But I digress. In 2001, when my friend lived in Prenzlauer Berg and Prenzlauer Berg was still full of hipsters before hipsters were called hipsters, Fernsehturm was my friend.

FTWhen I got off the U-Bahn near her place, all I had to do was walk towards Fernsehturm, take a left at the second Schwarma stand and a right by the cafe with plush vintage furniture that smelled like musty old man, and voila: Raumer Straße.

But then one evening, I got off the U-Bahn and Fernsehturm was nowhere to be found. The sky was blanketed with a thick fog, and so was my mind. Although the walk to my friend’s place should have taken me ten minutes, without my trusty Fernsehturm, it took me almost forty-five.

Landmark orientation can also backfire in other ways. Blue buildings are sometimes unexpectedly painted yellow, trees with unusually shaped trunks are sometimes cut down. The graffitti artist who sprayed a cross-eyed cat holding up a fish skeleton on an off-white apartment buiding in Wedding might have also sprayed the same figure on an off-white building in Neukölln, making me seriously durcheinander.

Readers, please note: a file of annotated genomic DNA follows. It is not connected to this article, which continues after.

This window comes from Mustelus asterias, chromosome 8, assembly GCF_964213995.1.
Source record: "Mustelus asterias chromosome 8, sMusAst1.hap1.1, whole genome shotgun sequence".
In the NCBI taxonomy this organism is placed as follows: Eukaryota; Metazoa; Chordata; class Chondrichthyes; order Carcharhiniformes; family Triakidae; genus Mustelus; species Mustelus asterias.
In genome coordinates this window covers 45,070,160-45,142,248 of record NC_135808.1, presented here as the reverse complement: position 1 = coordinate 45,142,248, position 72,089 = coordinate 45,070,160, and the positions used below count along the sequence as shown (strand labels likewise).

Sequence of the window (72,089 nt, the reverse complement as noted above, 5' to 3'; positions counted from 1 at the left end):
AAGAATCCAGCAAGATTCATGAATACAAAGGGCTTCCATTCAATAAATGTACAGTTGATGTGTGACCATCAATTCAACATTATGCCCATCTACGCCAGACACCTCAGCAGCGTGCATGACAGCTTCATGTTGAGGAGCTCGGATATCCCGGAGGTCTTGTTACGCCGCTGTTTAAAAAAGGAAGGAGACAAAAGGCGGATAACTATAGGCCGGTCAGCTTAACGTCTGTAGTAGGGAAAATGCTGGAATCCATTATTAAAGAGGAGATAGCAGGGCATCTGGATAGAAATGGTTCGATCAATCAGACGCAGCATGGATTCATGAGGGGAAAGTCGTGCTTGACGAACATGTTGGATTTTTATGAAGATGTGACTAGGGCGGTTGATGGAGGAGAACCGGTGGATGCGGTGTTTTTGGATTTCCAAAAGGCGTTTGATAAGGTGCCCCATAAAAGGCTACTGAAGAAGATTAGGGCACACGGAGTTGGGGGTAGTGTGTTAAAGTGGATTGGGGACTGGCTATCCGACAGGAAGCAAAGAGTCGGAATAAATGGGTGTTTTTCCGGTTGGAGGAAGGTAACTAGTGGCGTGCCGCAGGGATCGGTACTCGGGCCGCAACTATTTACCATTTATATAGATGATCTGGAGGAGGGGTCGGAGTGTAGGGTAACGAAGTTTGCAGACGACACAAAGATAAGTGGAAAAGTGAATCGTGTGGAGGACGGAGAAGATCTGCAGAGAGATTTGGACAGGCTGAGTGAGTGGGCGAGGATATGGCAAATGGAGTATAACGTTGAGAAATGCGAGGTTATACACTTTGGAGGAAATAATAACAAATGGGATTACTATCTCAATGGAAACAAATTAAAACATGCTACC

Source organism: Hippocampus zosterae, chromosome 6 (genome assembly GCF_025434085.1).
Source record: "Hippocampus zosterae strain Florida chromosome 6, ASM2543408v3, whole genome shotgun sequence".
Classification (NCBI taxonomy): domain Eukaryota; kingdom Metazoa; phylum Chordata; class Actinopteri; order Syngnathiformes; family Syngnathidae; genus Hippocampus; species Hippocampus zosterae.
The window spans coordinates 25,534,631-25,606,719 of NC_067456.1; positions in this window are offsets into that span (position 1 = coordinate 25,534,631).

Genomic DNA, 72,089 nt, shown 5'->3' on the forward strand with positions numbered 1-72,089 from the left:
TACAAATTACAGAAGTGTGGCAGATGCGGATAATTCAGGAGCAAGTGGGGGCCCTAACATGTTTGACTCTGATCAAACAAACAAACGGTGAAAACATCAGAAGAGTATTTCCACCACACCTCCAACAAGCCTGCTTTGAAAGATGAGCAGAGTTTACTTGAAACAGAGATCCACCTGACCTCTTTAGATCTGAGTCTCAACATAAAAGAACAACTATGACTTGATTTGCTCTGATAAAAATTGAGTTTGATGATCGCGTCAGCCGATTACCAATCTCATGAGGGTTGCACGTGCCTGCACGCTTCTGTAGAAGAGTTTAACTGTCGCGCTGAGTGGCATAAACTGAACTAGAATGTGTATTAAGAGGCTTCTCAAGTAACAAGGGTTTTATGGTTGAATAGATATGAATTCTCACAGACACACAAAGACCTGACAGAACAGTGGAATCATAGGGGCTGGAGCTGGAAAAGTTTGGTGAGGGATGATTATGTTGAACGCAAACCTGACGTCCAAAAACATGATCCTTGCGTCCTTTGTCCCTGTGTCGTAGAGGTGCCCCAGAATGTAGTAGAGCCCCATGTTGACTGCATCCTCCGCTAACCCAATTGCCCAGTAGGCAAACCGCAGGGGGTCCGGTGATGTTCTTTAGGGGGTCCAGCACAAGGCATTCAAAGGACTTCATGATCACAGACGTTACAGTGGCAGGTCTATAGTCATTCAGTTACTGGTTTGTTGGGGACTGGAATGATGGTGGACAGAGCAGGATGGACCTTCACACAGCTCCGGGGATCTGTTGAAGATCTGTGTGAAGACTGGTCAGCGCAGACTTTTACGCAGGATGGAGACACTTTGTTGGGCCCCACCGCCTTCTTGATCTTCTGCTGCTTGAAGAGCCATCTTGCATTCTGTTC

By the way, did you know naked mole rats are actually related to porcupines and have a lifespan of up to 30 years? That’s a long time to live for a whole lot of ugly.

Although I know I could impress you with my extensive array of animal facts—just wait until you hear what I know about sperm whales and giraffes—if you heard more of my no-sense-of-direction stories I can guarantee you’d also think, Now here’s a girl who surely praises the day cell phones got GPS.

But this is what my phone looks like.